A quick read, and has a tone exactly like watching Chomsky speak. The assertions which seem to him incontestable, the thick and layered cynicism, the stoic application of morals no matter the context or scale. The title refers to Chomsky's belief that the world has two options: American global hegemony, or the survival of the human race. If the human race is to survive, America must cease it's quest, almost completed, for global dominance. However, he does not develop the reasons for this to be ...more
What to conclude about U.S. foreign policy from Chomsky's fierce, eye-opening critique?

Simply put, the policy is to dominate and control the world politically and economically by wielding an unmatched and ever-expanding military power to crush whomever it deems a threat whenever it wants.

Hence, the title: "hegemony" refers to the current trajectory of U.S. foreign policy (accelerated by Bush II primarily by way of his doctrine of preemptive war in the aftermath of 9/11) while "survival" refers t
Jean Tessier
Diatribe against American imperial policies.

Early on, Chomsky warns his reader not to confuse state power with a country and its people. One can be critical of state policy while praising the country and its culture. Interestingly enough, one reviewer on has fallen into that trap and assumes that since Chomsky is critical of the current administration, he must hate America too.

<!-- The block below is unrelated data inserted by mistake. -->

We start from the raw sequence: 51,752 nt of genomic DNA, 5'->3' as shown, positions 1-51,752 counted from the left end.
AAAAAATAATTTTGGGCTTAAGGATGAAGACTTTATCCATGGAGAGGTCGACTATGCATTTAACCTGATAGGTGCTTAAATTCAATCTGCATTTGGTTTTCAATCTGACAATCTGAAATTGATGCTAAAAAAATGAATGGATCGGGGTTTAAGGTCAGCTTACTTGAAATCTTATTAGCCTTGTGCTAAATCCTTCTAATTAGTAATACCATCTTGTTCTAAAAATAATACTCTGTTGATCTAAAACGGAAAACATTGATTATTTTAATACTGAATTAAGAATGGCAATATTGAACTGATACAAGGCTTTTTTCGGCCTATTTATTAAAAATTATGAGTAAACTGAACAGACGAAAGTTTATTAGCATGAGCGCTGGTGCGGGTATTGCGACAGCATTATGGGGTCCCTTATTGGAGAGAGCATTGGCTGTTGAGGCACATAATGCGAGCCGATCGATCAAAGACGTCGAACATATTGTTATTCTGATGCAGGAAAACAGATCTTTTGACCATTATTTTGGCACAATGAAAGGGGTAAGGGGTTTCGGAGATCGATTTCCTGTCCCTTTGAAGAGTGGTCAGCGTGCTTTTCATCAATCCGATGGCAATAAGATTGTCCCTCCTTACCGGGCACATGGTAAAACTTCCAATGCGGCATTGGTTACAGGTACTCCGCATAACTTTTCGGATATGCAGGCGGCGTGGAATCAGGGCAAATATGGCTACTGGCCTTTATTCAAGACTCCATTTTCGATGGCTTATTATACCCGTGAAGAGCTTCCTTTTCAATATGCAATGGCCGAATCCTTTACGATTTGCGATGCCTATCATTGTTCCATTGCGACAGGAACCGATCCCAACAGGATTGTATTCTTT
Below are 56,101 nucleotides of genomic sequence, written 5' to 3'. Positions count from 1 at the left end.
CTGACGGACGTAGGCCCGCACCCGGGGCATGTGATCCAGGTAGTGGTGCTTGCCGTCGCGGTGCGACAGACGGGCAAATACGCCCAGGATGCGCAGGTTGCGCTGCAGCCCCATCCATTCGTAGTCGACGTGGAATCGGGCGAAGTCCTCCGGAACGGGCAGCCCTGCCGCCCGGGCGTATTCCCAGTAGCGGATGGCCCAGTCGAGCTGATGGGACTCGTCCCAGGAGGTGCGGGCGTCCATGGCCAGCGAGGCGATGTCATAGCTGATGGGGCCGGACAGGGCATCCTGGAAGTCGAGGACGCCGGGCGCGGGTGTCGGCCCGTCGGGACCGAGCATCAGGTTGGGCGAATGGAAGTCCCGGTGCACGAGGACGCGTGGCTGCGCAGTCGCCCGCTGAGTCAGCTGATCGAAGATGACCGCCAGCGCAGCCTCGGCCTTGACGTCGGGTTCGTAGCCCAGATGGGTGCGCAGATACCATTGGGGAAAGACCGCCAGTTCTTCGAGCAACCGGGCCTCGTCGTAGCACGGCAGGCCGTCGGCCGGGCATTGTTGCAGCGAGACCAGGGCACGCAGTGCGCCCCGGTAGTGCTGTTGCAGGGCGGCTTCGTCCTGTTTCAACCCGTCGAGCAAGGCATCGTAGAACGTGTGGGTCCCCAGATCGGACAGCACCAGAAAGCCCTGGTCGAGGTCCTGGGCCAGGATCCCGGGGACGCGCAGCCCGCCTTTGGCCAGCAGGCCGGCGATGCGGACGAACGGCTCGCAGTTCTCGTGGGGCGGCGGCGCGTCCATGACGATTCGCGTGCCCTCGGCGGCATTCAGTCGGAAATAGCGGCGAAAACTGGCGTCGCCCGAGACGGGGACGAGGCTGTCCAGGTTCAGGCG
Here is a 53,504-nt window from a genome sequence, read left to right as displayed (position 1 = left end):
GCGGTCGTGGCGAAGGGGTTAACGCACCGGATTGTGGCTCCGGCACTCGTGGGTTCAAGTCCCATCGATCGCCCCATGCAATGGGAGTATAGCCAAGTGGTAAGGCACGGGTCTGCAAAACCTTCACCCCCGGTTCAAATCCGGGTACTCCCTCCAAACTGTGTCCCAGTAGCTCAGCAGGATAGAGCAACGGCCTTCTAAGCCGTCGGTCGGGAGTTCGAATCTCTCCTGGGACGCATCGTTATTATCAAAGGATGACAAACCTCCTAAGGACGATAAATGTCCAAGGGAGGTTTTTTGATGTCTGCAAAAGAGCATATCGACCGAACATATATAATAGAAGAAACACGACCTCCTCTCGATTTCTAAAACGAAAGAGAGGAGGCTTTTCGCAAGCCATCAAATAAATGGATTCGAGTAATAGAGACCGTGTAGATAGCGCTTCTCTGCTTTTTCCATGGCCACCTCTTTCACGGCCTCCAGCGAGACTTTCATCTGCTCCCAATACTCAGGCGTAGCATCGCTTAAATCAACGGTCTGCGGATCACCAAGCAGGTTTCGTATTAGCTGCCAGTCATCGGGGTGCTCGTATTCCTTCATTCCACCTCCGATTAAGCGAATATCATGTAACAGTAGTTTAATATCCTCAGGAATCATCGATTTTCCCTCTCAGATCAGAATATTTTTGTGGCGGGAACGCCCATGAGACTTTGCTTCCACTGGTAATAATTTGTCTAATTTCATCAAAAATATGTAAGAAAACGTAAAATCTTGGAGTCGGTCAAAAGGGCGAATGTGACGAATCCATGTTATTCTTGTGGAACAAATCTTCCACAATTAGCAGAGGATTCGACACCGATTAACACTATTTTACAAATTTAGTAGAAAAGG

Chomsky documents how the Monroe Doctrine has shaped American policy, both foreign and domestic for the past
Scott Lupo
My first Noam Chomsky book although I have read articles and excerpts from him. This is a great book that details U.S. foreign relations policies up to 2004. Subject matter wise he is THE expert. Not only has he done his homework through diligent research he also puts these complex, multi-layered, and nuanced problems into the light. If you live in a world where you think the U.S. is perfect and altruistic in its dealings with the rest of the world you may not want to read this book as it will p ...more